WSFA Press, 2013 (originally published 1988), 143 pages
Randi Wade's world is spiraling into a dark labyrinth of secrets and lies. Her only friend is keeping something from her. Innocent victims are being savagely attacked and left for dead, all but their skins. There is an eerie connection between the crime scenes and her own father's murder nearly twenty years before, unsolved to this day. Despite this, Chief of Police Joe Urquhart, her father's former partner and best friend, beckons her to drop the case, drop everything. Is he protecting her, or something else?
As the case unfolds, Randi is pulled ever closer to realizing her darkest fear: that werewolves do exist, and they'll do anything necessary to keep their secrets safe in this once quiet town... Even if it means killing their own. All the while, an eccentric but powerful family watches closely from inside the black iron gates of Blackstone Manor, as the horrendous truth behind it all begins to bubble toward the top.
Skin Trade was first published in 1988, but the only thing that gives it away if you read it today is the lack of cell phones, which, as is often the case in stories written before they became common, would open some inconvenient plot holes if they existed. Otherwise, it would fit into the contemporary urban fantasy market just fine. It also demonstrates quite clearly how much better a writer George R. R. Martin is than Jim Butcher or Carrie Vaughn or Laurell K. Hamilton; had Martin continued this series, he probably would have eclipsed all of them.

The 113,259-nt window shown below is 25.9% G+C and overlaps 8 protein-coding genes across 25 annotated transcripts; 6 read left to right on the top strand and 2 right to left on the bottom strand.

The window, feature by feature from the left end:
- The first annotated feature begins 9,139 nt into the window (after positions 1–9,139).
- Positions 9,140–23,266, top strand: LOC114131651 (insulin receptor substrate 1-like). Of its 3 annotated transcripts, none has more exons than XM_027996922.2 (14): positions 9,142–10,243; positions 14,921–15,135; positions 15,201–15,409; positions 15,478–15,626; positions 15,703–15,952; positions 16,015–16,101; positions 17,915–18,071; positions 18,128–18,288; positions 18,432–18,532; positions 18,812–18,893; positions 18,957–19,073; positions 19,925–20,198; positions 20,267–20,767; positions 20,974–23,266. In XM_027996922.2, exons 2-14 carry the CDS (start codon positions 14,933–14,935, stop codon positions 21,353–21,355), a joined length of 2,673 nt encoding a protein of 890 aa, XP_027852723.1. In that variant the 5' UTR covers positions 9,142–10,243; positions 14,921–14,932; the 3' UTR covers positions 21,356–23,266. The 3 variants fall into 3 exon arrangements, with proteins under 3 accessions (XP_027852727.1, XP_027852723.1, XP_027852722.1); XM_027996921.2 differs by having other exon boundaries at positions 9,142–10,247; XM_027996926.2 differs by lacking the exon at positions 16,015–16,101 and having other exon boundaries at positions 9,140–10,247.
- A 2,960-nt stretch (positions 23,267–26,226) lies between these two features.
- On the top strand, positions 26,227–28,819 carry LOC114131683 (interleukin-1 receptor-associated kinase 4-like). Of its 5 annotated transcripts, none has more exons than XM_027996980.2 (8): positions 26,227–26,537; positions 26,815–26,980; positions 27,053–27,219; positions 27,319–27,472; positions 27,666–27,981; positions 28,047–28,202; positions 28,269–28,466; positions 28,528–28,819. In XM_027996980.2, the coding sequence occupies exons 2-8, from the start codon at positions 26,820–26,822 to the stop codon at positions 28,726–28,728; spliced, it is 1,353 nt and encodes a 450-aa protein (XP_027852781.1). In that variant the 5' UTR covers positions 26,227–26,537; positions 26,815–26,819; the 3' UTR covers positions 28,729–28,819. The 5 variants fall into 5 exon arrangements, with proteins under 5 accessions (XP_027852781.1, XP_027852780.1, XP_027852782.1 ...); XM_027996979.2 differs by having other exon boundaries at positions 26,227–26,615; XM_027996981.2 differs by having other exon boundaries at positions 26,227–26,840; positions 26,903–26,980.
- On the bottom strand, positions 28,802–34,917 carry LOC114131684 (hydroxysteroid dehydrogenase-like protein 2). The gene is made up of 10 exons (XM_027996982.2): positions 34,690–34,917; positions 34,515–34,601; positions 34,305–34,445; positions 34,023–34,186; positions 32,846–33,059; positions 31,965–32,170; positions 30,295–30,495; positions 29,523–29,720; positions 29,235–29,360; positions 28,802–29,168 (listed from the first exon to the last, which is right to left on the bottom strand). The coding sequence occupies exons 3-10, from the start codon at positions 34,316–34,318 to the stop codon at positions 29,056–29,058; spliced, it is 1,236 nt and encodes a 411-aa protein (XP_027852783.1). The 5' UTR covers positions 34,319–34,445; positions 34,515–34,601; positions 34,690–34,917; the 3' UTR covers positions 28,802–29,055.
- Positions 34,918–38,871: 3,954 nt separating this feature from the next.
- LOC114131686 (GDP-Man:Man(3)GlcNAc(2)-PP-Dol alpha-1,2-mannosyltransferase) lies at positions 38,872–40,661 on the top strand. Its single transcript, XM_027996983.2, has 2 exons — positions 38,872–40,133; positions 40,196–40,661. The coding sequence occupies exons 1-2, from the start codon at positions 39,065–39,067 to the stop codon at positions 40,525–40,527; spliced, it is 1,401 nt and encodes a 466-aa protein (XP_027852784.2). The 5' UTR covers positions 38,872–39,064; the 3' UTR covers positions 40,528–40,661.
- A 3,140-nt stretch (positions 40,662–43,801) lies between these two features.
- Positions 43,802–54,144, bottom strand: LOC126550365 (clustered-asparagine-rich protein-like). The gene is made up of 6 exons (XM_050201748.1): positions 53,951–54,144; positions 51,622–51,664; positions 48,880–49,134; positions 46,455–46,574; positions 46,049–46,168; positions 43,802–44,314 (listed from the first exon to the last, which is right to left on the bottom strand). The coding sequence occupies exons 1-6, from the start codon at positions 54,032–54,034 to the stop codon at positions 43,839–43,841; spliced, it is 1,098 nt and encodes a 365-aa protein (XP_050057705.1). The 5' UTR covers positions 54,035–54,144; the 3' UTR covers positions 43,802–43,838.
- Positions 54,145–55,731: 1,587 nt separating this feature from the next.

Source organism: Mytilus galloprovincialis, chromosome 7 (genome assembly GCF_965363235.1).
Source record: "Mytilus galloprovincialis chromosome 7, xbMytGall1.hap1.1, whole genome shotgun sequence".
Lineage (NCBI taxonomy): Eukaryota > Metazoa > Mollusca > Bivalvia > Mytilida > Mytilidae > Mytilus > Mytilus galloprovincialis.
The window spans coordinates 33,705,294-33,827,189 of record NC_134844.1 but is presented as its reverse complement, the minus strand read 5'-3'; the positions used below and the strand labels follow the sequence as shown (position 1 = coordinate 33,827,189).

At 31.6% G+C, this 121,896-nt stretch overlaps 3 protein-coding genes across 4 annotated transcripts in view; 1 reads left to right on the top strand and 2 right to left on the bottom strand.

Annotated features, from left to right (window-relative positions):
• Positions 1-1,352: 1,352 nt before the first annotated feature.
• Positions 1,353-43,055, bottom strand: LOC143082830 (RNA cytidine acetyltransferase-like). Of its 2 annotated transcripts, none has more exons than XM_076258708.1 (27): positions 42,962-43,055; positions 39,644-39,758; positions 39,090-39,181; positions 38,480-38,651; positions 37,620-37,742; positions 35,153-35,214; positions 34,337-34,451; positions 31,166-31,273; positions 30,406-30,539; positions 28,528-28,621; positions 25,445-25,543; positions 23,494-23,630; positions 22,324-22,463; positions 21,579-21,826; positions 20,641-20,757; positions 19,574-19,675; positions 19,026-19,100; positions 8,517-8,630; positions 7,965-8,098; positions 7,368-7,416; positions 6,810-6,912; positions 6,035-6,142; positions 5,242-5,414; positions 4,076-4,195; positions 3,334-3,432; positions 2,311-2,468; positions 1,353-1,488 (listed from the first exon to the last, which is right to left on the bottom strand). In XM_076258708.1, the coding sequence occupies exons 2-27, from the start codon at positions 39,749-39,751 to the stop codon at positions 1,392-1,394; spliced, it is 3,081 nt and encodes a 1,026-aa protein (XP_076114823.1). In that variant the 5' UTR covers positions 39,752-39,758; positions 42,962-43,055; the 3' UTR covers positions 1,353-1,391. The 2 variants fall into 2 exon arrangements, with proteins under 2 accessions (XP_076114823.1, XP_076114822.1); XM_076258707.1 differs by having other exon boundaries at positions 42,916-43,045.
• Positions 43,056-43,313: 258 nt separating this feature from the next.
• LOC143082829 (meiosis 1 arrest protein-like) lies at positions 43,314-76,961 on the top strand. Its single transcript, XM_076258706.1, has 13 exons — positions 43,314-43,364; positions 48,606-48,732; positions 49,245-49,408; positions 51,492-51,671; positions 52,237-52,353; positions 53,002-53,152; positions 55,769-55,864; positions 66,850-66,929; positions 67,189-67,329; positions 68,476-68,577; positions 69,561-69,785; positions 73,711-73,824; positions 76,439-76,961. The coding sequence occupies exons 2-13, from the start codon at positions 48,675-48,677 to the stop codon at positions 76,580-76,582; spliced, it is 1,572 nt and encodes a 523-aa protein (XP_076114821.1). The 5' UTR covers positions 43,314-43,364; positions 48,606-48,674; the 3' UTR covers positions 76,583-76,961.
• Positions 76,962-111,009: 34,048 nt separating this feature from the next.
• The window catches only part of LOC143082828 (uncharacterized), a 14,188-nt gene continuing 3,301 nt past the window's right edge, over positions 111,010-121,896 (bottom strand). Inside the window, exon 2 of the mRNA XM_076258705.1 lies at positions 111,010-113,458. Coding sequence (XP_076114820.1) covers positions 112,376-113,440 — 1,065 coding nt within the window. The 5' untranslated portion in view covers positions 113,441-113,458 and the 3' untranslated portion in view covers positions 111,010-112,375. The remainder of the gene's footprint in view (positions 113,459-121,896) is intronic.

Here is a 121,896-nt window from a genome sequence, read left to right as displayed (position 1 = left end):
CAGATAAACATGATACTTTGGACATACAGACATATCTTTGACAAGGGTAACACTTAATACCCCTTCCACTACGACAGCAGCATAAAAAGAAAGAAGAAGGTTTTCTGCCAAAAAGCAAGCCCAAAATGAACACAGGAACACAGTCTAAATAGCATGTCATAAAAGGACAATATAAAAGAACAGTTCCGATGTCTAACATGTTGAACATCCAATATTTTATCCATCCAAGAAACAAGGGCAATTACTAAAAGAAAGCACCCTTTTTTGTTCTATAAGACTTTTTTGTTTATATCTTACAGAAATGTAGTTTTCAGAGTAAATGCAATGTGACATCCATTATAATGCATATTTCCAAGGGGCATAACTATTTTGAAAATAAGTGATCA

This is a werewolf story, with werewolves as both villains and victims. The two main characters are Randi Wade, whose cop father was killed sixteen years ago by "a wild animal," and her friend Willie, a lecherous, asthmatic, diabetic collection agent. Who also happens to be a lycanthrope.
Randi's father died while investigating a series of child killings. Now, years later, the suspect in that case is back in town, coinciding with the appearance of a serial killer who skins his victims.
Randi has baggage, Willie has a secret, and they run through a variety of a gruesome discoveries and dig up secrets and enemies before the final bloody confrontation with something worse than a werewolf.
This novella, originally written for a horror anthology, does not do a lot of worldbuilding, and the ending is a little abrupt and unresolved, but Randi and Willie have already come to life enough to make me wish Martin had written more stories about them.
Verdict: Recommended for all horror and urban fantasy fans. As a stand-alone novella, Skin Trade doesn't quite fully develop its world and its characters, but if you like urban fantasy that is not paranormal romance, it might make you wish George R. R. Martin hadn't gotten distracted with that little epic fantasy series of his.
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